US Supreme Court hears oral arguments in police killing of unarmed driver and passenger
7 March 2014
On Tuesday, lawyers in the case of Plumhoff v. Rickard presented arguments before the US Supreme Court on the propriety of a police shooting that killed the driver and passenger of a car after a high-speed chase. The justices seemed inclined to find that the defense of qualified immunity protected the officers involved.
Three video cameras from different police vehicles recorded the pertinent events. On July 18, 2004 in West Memphis, Arkansas, a police officer pulled over a vehicle occupied by Donald Rickard, who was behind the wheel, and his passenger, Kelly Allen, for having a broken headlight. At some point after the officer demanded that he exit the vehicle, Rickard drove away from the scene, and the officer followed in pursuit.
Other police vehicles joined the chase, saying that at times the Rickard vehicle reached speeds in excess of 100 miles per hour and swerved around traffic in a dangerous manner. Officer Vance Plumhoff drove the police car leading the chase, and stated over police radio, “he just tried to ram me.” Another officer instructed Plumhoff to continue the chase and to “see if you can get in front of him.”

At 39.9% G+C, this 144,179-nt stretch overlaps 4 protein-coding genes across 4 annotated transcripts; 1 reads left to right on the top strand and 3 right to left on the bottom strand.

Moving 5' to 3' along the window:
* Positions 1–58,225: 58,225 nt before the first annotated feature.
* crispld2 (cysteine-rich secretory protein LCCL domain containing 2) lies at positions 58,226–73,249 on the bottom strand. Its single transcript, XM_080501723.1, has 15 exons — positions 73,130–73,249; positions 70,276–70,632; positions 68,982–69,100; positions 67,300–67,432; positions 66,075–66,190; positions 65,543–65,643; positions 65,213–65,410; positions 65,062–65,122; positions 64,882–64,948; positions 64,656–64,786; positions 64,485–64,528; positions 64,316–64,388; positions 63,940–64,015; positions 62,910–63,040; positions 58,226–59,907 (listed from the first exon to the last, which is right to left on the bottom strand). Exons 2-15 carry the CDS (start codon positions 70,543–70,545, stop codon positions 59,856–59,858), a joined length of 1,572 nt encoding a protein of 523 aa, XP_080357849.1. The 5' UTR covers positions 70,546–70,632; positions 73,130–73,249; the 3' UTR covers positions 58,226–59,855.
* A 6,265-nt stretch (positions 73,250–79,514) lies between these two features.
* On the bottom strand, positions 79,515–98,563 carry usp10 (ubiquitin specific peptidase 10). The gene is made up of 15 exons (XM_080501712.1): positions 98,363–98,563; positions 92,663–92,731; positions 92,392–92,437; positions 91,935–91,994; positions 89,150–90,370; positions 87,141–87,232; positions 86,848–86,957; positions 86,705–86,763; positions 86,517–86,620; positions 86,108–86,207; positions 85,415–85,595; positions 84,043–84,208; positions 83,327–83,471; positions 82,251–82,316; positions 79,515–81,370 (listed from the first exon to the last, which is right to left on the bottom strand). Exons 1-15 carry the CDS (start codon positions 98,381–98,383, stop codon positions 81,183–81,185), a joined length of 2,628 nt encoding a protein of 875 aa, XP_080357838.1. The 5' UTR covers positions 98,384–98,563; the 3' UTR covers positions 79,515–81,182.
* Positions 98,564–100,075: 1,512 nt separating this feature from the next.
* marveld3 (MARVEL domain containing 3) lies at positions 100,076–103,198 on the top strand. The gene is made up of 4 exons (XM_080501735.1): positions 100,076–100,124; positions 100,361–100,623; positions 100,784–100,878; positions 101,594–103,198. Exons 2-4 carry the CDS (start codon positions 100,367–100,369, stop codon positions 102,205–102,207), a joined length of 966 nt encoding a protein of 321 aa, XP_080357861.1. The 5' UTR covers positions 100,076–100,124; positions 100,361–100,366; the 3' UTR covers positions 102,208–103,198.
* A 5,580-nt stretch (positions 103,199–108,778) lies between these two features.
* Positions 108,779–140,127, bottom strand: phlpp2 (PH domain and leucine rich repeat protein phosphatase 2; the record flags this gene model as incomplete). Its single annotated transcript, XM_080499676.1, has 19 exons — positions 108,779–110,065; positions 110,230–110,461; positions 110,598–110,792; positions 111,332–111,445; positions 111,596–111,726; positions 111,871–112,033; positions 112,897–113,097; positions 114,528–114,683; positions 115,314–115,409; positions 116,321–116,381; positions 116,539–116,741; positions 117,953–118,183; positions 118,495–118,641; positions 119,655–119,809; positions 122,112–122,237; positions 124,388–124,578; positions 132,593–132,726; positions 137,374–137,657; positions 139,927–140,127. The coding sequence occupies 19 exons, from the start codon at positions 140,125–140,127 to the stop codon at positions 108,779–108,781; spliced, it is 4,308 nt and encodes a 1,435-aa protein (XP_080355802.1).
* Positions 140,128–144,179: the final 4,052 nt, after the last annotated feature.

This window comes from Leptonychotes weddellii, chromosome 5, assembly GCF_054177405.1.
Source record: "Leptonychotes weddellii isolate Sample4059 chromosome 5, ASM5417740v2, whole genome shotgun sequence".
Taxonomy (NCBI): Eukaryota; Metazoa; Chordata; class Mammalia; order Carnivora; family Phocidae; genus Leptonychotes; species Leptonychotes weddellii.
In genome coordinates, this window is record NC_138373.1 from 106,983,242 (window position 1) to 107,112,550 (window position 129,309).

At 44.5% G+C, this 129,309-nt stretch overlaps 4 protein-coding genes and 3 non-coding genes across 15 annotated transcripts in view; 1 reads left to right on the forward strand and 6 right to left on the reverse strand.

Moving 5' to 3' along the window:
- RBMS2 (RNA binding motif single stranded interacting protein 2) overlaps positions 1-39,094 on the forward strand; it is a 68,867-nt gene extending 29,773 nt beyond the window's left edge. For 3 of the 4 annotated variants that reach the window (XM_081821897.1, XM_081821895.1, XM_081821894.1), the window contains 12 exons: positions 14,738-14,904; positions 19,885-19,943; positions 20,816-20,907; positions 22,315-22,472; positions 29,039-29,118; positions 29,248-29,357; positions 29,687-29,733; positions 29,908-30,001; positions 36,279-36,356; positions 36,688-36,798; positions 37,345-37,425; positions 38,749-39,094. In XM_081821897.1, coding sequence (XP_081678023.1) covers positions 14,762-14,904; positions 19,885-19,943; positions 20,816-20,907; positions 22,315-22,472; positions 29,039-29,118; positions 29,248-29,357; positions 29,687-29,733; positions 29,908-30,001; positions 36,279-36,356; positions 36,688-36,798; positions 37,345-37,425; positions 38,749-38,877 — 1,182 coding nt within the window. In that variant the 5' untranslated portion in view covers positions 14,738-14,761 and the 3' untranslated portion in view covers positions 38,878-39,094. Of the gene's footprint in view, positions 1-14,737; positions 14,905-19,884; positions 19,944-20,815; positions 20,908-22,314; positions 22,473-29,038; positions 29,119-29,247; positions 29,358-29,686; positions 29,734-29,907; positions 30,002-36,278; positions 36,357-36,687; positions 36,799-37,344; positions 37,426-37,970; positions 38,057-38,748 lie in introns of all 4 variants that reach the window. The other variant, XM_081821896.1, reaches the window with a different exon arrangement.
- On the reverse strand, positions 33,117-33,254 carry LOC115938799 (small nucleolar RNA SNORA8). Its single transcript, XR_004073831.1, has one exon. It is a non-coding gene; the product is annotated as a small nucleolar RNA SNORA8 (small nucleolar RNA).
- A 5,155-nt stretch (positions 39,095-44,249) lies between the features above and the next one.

The pursuit continued into nearby Memphis, Tennessee, where contact occurred between the Rickard vehicle and a police vehicle. Some of the officers involved testified that after this initial contact, the Rickard vehicle aimed toward and struck officer Plumhoff’s vehicle, but the plaintiff’s attorneys argued that this was as a result of momentum rather than malice.
Ultimately, the Rickard vehicle was surrounded on three sides by police cars in a parking lot in a residential neighborhood. Several other police cars were present that were not moved in to further block the Rickard vehicle’s escape. One officer approached the passenger side front window and knocked on the glass. Officer Plumhoff drew his pistol, approached the driver side front window and fired three shots at Rickard. When the Rickard vehicle pulled backwards and apparently tried to flee, police fired 12 more bullets, killing both occupants.
The crux of the plaintiffs’ case arises out of section 1983 of the Civil Rights Act of 1964, which allows a lawsuit against a law enforcement officer who violates a constitutional right. The Act and section 1983 were seen at the time of their passage, in response to the civil rights movement, as essential legal tools for combating official discrimination. The so-called “1983 suit” has always had limitations, most notably the legal defense of qualified immunity.
The latter doctrine derives from the medieval English legal principle of sovereign immunity, summarized best in the adage, “the King can do no wrong.” That is, common tort claims like negligence, slander, battery etc., did not apply to the King, and he was immune from them as a matter of law. The US federal and state governments retain this general principle in relation to lawsuits against governmental authorities, only granting certain waivers under specific circumstances and spelled out in federal code or state statutes.